Does Your Church Need a Disaster Ministry Plan?

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Jamie D. Aten and David M. Boan, who head the Humanitarian Disaster Institute at Wheaton College, say that you may never have thought about your church’s role in disaster response. But if your doors are open after a disaster strikes, people will come to you for help. The time to plan is now. It can be the difference between calm and chaos, between courage and fear, between life and death.


Since the 1980s, there has been roughly a 400 percent increase in natural disasters. The world’s five costliest natural disasters have occurred within the past twenty years, with three of those disasters striking in the last eight years alone. There have also been nearly 5,000 terrorist events annually over the last ten years.

Knowing what to do when faced with a crisis can be the difference between calm and chaos, between courage and fear, between life and death.

Many people turn to faith and to local congregations for answers and assistance when disaster strikes. You may never have thought about your church’s role in responding to a disaster in your own community. But if your doors are open after a disaster strikes your area, people will come to you for help. Knowing what to do when faced with a crisis can be the difference between calm and chaos, between courage and fear, between life and death.

If you are going to be ready, the time to plan is now. When a crisis strikes, it is too late to get prepared and too late to start working with those in need. By taking action now, you can save lives and prevent harm during a disaster as you extend your ministry to those in need.

Local congregations are uniquely situated in their communities to help with disaster preparedness, response and recovery. We have heard the following from congregational leaders who support disaster ministry:

  • Congregations can provide broad-based prevention as well as holistic care for individuals after a disaster incident. Holistic care provides for the physical, emotional, and spiritual parts of a person’s life.
  • Congregations can reach people in need that other groups and agencies cannot reach, and thus help those who would otherwise go unserved.
  • Disaster work can be integrated into the other ministries of a congregation and strengthen those same ministries.
  • Congregations can be a source for community action. The connection with people in the community helps with assessing needs and risks and identifying possible actions.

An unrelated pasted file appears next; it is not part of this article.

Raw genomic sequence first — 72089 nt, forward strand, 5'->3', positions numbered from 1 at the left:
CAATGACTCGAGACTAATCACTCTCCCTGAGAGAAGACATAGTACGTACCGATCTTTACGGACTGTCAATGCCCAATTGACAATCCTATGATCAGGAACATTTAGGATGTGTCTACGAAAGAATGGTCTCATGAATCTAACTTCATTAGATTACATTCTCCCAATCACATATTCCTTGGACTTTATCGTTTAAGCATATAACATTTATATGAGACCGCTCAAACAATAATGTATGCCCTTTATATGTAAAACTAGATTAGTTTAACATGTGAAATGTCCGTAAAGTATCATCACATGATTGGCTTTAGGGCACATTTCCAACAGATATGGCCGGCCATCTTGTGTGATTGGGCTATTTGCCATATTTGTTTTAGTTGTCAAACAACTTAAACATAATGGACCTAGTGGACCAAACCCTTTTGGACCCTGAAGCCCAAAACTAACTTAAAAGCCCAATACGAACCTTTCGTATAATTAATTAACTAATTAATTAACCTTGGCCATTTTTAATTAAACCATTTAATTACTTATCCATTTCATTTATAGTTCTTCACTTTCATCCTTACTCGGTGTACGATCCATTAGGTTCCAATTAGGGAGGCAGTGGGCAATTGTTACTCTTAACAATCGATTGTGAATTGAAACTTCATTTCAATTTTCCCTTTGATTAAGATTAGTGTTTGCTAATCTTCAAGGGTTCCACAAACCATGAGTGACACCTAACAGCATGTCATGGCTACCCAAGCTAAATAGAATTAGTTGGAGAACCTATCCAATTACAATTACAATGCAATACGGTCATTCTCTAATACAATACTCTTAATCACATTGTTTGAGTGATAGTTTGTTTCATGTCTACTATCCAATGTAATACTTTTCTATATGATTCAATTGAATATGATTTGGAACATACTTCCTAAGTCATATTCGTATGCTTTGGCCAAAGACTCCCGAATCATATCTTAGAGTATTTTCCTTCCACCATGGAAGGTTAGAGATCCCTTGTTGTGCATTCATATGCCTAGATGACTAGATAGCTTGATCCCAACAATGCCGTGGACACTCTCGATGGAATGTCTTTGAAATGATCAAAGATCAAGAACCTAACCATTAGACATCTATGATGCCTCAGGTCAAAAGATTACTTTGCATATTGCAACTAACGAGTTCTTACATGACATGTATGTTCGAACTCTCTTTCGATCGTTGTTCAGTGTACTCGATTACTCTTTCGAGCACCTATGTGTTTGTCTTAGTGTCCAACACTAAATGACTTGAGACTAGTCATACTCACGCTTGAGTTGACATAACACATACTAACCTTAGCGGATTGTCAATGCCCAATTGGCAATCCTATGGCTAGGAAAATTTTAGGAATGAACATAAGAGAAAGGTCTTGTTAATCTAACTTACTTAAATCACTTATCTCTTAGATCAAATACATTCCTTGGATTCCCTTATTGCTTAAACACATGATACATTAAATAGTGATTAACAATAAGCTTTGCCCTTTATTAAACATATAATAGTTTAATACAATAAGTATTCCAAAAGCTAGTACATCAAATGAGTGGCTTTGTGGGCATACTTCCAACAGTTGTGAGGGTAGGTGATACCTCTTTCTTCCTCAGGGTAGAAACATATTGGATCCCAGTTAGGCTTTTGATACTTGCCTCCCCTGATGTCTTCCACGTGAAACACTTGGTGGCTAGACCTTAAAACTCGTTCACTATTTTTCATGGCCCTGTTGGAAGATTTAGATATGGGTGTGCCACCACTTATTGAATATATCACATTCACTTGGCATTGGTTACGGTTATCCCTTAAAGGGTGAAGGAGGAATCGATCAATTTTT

• Congregations can advocate on behalf of the marginalized and vulnerable, as in ensuring fair distribution of health care or food, or determining where help is needed most.
  • Congregations may provide key resources during a disaster, such as using a meeting space as a rest or evacuation center, or storing and distributing food, water, equipment, and other resources.
  • Congregations are already a center for communication, allowing meetings and messages to be communicated to a significant number of people on a regular basis.
  • Congregations can provide a willing body of volunteers who are motivated by love and compassion.

In working with churches, we have found that a three-stage approach can be a practical way to get started. It revolves around thinking of how your congregation might take action before, in the midst of, and after a disaster. This is the approach that most government agencies and Christian organizations involved in emergency response have recommended for developing high-quality emergency plans.

Your disaster ministry needs to take into account and leverage your congregation’s unique talents, calling, and gifting. The churches we have seen who have developed the most effective disaster ministries were the ones that started small and built on strengths. This allowed them to take a developmental approach, grow in their vision, add appropriate resources, and sustain their work. Thus it is important to begin by matching your congregation’s resources with specific goals, taking into account current congregation and community resources needed.


This material is excerpted from Disaster Ministry Handbook (Intervarsity Press, 2016) by Jamie D. Aten and David M. Boan, and used with the publisher’s permission. This book is a comprehensive resource for developing a disaster response ministry plan. It is available through Cokesbury and Amazon.

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About Author

Jamie Aten (Ph.D., Indiana State University) is the Founder and Executive Director of the Humanitarian Disaster Institute and holds the Rech Endowed Chair. received the 2016 FEMA Community Preparedness Champion Award and wrote, with David M. Boan, the “Disaster Ministry Handbook” (Intervarsity Press, 2016).

David M. Boan is Director of Humanitarian Advocacy & Service for the World Evangelical Alliance. He co-founded and co-directed the Humanitarian Disaster Institute at Wheaton College, the first faith-based academic disaster research center. He is author, with Jamie D. Aten, of “Disaster Ministry Handbook” (Intervarsity Press, 2016).


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